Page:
Saturday 21 July 2007

Business Principles: Learn to listen ... Or else!

How many of us have sat in a meeting or with someone at coffee or the like and listened to them complaining that their I.T. service provider was just not cutting it.

Some of the common threads in those conversations about the I.T. provider are:
  • They just won't listen.
  • They have a concept of what we need, not our concept.
  • They just don't seem to get it.
  • We ask for a specific service or task and they keep doing a bunch of other stuff.
  • They don't ask for permission to do things on our network.
  • They make changes to our network setup without telling us ... or at least until we call them and ask them what happened!
  • We asked them to do something and things have never been the same since.
And so on.

Like any relationship, the business relationship - that is our I.T. company working with the client company - will have a large number of health clues.

"Great job man!" Or, "You guys did exactly what we needed, thank you!" These kinds of responses to our work let us know that things are on the up-and-up.

One of the most fruitful ways to maintain the client relationship is in the followup. We must continually follow up with our clients to make sure that things are still on the up-and-up. After providing that product or service, a phone call to check on them will pay huge rewards.

As a result of our pro-active approach, we receive the trust, appreciation, and an ongoing relationship with our clients.

However, if we are receiving complaints, or "cold fronts" from our client contact, or perhaps the lack of any contact from them, then surely we must realize that there is a problem.

This process can be very difficult for the person in the I.T. company that manages that client's account. Why? Because it is time to swallow the horse pills of "Humility" and "Responsibility".

We all make mistakes, we all let things fall through the cracks. Even those with the most efficient internal resource tracking systems in place such as ConnectWise have those issues.

There is no excuse for a mistake - which is fixable - or an error - which is not fixable - whether intentional or accidental. This perspective is very important in the company-client relationship. There are no excuses.

So, we go to that meeting with the client who is currently upset with us about something. We sit through the meeting and listen. We take notes. We ask questions to develop the client's perspective on what is going on.

Feeling defensive? Bite your tongue.

If the situation is not critical in nature, the client may be willing to allow us a few days to digest what was said in the meeting. Do not leave that meeting without scheduling a followup appointment!

Some very important things that must happen at some point during the initial meeting:
  • Apologize!
  • Accept responsibility for the actions of your company's representatives!
  • Ask, "how we can make things right?"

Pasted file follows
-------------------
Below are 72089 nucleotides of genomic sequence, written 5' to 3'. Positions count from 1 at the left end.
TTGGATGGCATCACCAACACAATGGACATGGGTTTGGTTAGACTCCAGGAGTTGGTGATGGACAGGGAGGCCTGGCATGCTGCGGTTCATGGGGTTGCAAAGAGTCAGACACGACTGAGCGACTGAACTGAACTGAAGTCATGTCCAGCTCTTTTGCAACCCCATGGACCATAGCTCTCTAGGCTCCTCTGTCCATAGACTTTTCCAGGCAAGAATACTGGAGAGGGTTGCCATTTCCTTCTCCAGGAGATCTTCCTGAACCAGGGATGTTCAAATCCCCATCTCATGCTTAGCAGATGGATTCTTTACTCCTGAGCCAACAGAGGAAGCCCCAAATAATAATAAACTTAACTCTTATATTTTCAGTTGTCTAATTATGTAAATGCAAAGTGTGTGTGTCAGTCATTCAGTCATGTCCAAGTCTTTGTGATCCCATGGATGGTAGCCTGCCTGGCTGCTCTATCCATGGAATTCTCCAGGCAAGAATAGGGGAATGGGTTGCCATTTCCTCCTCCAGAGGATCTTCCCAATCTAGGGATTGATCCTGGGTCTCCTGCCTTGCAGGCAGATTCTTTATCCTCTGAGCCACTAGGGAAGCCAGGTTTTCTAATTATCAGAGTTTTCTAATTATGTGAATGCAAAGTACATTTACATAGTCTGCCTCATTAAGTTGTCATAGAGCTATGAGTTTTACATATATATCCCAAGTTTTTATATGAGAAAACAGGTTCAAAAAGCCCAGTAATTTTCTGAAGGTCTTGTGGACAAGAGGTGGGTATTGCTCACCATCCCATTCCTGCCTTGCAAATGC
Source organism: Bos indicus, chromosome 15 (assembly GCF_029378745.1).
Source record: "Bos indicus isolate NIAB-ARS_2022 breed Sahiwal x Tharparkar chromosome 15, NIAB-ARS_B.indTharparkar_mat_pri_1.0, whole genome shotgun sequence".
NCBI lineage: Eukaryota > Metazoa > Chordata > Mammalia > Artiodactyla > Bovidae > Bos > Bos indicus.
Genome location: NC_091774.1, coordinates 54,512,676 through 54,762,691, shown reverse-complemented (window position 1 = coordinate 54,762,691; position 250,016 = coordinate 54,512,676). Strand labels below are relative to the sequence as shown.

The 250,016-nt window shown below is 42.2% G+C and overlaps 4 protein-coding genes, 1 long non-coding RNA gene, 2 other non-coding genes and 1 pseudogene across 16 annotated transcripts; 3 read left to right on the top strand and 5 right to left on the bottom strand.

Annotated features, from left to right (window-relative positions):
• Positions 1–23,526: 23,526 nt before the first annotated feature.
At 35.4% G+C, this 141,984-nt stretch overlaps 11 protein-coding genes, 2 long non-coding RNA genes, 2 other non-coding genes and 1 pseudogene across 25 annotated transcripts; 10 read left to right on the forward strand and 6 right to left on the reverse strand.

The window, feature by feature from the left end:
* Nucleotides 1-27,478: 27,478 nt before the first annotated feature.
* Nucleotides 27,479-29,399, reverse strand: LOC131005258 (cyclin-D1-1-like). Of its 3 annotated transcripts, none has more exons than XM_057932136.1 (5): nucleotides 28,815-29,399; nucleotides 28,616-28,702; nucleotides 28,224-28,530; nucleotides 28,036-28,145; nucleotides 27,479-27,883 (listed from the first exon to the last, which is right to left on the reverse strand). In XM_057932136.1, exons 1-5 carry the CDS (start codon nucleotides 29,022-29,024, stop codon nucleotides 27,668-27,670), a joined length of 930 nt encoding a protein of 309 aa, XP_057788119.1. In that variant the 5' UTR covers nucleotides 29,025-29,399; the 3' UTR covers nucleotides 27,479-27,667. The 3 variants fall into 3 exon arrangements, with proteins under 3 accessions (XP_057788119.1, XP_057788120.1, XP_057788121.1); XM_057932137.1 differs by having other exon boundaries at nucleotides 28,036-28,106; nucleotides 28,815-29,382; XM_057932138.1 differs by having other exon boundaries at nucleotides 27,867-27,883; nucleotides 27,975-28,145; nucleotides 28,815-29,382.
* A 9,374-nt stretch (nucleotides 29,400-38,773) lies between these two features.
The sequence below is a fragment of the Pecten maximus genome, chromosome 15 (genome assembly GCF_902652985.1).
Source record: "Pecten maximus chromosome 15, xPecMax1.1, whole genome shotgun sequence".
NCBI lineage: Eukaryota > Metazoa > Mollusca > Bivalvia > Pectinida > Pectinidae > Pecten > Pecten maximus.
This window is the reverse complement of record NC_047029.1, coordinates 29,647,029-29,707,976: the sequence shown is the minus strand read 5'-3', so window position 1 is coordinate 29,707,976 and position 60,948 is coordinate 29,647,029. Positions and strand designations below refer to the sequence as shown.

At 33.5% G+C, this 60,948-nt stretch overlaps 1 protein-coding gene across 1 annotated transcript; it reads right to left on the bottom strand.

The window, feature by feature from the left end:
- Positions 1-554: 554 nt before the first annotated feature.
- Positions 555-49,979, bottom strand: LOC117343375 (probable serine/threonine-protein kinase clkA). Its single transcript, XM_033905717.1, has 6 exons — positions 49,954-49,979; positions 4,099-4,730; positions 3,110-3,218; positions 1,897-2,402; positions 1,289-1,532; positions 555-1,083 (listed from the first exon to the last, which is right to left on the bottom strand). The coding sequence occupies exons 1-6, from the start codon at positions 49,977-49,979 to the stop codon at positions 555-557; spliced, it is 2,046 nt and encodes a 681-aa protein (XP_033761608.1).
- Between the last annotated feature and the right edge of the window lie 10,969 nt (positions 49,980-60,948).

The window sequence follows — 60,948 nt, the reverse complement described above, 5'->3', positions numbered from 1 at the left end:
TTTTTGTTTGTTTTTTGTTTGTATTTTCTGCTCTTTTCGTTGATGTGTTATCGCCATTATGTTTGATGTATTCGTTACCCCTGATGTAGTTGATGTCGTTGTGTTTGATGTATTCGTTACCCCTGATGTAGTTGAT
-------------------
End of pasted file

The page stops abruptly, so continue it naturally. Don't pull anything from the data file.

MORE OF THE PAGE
• If the issue is critical in nature, indicate to the client that you would start fixing it now and count the cost later.
  • Make a point of noting to the client that the person(s) who were responsible for the mess would be a part of the solution (if the client will allow for it).
  • If the case warrants, "We understand, given the nature of the situation, that your company may no longer be willing to work with us. I do hope that this would not be the case, but we would accept that."
Once there has been time to digest the client's position, the scheduled followup meeting is the time to present a Restitution Offer. This offer should be genuine in nature, and reflect the gravity of the offense given. In other words, it should hurt too.

The client should be totally free to accept or reject the Restitution Offer.

By following these business relationship maintenance and crisis management guidelines, we will be better able to work with the mistakes that we make, present to our clients the genuine face of responsibility, and further deepen our relationship with them by remaining culpable for our actions.

Tough pill to swallow eh? :D

A crisis situation should never get to the point where the client will hire someone else to clean up the mess. The I.T. company that messed up is dead in the water if this happens.

Philip Elder
Microsoft Small Business Specialists

*All Mac on SBS posts are posted on our in-house iMac via the Safari Web browser.


Anonymous said...

Really nice post Philip! Thought provoking. I like the fact that you have a category for this business topic, but I don't see an easy way see a master link of all topics on the site (like the Mac on SBS stuff). Am I overlooking a category list somewhere, or is that something that can be added to the sidebar on the right?

Keep up the good work!!

-Tim Barrett

Philip Elder Cluster MVP said...


Thanks for the compliment.

I am not too sure what you mean by a "master link for all topics"?

Blogger only recently adopted the "labels" setup. By recently, I think within the last year?

So, if one clicks on the Business Principles label at the bottom of the post, then all posts with that label will come up.

Other than that, the Technorati search at the side?

When we have a bit more time, we could probably look and see about putting some of the principle post labels as links on the side of the blog. Maybe there is a plug-in to do that or perhaps some code that would need to be written.

Thanks again,


Philip Elder Cluster MVP said...


Spoke too soon! :D

Clicked on the label and voila! The URL points the way afterwards.

So, thanks to your question, I will add some key topic links.

Appreciate that.